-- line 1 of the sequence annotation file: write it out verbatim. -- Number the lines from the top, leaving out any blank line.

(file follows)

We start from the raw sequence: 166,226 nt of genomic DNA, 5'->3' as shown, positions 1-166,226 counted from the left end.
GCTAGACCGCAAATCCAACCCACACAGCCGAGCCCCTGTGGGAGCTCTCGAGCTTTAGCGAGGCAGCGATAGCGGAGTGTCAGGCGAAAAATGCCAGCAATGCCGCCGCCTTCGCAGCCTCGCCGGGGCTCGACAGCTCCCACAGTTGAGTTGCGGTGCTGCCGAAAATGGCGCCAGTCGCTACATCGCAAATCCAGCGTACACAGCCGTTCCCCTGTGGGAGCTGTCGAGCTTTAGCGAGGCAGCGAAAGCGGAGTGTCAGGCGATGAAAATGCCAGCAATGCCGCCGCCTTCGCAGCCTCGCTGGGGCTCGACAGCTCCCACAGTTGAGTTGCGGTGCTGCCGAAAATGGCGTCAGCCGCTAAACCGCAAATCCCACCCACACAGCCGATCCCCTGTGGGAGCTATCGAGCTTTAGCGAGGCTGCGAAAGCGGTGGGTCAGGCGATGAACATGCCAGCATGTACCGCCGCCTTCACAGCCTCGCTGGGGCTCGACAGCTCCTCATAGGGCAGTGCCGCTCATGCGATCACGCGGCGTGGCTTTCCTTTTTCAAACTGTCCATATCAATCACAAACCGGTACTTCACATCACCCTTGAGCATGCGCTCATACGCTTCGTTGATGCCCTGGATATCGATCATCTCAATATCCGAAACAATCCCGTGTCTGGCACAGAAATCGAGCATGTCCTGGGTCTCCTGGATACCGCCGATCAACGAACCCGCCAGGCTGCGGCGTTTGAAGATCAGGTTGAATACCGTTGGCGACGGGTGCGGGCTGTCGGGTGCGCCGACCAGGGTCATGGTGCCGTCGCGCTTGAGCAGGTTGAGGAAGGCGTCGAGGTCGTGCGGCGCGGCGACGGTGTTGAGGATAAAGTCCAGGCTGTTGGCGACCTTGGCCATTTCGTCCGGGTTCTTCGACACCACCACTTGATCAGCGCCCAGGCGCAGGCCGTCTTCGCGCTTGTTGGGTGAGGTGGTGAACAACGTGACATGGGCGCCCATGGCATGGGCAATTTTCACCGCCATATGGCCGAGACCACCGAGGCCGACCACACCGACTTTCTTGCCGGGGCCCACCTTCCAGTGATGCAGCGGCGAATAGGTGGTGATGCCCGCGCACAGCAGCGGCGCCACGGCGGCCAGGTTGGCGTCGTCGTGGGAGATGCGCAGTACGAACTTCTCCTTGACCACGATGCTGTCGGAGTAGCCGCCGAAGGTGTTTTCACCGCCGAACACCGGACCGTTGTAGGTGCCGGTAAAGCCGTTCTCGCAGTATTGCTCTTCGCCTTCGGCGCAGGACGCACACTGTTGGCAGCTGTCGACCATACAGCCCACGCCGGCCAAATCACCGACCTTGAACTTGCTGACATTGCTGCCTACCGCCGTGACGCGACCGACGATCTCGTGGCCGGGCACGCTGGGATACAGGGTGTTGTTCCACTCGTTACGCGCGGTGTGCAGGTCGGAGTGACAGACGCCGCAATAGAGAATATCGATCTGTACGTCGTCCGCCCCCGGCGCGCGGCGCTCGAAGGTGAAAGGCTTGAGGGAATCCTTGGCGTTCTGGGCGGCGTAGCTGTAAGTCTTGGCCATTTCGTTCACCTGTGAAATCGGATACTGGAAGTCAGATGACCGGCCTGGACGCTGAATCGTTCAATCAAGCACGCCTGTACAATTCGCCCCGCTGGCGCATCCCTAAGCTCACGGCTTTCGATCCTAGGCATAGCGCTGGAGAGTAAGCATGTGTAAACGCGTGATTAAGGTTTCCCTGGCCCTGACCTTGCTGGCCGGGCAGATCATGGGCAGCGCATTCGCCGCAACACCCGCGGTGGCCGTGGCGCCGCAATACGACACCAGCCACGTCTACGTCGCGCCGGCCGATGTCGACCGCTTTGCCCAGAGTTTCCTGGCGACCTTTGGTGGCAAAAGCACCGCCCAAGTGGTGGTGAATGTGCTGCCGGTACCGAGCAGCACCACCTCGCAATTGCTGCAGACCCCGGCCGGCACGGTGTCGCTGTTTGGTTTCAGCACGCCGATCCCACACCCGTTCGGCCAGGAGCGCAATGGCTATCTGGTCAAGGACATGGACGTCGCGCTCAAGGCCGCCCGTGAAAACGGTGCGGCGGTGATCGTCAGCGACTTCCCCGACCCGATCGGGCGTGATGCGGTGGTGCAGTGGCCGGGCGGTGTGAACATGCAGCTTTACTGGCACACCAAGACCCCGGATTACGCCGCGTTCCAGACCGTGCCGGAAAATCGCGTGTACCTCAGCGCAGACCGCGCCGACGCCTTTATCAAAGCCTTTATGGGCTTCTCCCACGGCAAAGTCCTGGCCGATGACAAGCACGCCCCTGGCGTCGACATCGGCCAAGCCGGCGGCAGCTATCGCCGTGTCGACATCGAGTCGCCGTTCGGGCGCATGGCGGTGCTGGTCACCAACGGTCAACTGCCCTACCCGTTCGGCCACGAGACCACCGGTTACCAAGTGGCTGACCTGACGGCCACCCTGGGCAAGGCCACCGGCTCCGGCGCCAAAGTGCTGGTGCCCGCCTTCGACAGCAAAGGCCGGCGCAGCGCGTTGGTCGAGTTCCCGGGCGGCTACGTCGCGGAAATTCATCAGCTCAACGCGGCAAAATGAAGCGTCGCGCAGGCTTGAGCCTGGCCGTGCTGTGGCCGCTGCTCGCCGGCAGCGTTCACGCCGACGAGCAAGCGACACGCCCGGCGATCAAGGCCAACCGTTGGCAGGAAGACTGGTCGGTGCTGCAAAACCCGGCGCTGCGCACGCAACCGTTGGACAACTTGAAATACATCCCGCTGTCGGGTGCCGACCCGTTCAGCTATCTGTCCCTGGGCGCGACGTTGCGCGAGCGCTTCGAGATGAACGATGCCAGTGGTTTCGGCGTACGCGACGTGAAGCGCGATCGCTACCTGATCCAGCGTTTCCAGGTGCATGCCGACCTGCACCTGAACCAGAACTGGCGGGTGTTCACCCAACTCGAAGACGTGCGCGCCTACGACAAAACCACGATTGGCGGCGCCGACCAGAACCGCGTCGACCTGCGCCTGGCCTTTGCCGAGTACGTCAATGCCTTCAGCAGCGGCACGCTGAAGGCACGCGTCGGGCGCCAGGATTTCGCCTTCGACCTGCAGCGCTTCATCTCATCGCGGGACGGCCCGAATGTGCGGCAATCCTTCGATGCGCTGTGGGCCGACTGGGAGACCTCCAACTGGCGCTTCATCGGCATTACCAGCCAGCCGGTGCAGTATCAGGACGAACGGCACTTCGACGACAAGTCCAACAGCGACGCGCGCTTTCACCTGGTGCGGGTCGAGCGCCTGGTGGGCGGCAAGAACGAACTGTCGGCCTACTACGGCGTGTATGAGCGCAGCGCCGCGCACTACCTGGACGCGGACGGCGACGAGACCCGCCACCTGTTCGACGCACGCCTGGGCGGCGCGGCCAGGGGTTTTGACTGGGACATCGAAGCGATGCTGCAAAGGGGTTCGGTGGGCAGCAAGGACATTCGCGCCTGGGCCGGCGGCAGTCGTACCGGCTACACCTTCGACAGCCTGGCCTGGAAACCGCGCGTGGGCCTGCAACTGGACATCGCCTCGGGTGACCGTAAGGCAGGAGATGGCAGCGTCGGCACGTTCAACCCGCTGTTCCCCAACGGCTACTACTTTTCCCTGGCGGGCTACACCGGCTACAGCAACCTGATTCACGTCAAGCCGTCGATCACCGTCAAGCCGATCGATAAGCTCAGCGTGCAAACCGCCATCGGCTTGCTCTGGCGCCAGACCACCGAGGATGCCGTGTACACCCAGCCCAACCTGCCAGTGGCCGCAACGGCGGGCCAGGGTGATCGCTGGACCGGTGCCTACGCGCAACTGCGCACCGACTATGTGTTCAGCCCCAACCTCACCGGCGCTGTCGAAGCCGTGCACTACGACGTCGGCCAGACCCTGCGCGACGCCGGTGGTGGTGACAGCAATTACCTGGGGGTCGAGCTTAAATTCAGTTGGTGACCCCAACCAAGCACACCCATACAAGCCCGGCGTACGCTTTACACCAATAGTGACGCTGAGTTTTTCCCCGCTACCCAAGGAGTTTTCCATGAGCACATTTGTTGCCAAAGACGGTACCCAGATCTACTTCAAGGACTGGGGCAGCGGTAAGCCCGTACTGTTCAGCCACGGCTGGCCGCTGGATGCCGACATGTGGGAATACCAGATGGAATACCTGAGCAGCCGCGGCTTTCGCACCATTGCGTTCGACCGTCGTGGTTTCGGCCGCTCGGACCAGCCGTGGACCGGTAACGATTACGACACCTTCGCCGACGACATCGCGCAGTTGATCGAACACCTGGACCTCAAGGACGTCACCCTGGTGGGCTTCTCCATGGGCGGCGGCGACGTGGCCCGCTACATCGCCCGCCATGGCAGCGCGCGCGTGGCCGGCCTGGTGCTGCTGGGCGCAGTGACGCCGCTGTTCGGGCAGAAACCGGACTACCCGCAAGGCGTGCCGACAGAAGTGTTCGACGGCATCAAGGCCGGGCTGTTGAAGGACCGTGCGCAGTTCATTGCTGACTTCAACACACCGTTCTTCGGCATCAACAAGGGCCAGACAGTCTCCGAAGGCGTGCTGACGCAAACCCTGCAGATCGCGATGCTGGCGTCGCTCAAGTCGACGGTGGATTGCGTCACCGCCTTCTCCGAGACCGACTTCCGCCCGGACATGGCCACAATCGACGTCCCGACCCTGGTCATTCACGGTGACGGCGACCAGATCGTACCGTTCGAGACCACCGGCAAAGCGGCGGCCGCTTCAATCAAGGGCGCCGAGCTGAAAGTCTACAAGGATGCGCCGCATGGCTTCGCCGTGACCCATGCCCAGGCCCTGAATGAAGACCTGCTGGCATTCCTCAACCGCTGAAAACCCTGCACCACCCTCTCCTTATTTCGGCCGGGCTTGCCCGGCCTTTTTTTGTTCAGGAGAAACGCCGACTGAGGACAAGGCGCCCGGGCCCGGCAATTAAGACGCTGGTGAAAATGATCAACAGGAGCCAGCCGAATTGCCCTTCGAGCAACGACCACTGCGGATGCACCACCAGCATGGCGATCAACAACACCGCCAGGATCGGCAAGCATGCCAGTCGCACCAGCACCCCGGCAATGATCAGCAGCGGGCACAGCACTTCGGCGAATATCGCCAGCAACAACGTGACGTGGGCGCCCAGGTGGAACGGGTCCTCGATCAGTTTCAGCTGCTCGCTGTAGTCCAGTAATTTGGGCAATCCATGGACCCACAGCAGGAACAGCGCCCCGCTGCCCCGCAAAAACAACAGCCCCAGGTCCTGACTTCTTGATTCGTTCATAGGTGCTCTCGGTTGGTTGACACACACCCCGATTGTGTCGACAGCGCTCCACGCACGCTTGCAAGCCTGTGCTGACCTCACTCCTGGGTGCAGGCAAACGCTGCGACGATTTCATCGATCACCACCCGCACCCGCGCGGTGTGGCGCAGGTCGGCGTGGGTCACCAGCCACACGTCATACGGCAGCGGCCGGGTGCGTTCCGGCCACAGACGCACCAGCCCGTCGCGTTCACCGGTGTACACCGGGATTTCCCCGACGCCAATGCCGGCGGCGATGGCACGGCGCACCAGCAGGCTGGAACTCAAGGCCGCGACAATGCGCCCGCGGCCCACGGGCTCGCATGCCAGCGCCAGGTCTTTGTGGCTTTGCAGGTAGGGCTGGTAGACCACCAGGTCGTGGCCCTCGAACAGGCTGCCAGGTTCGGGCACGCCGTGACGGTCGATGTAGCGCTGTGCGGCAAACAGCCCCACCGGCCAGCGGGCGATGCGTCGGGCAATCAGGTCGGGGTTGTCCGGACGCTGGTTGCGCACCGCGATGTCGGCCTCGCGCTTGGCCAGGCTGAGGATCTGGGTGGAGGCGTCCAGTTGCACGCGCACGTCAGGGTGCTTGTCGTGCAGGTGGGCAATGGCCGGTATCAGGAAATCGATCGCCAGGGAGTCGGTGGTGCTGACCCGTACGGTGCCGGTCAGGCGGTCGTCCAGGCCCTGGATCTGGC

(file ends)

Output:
We start from the raw sequence: 166,226 nt of genomic DNA, 5'->3' as shown, positions 1-166,226 counted from the left end.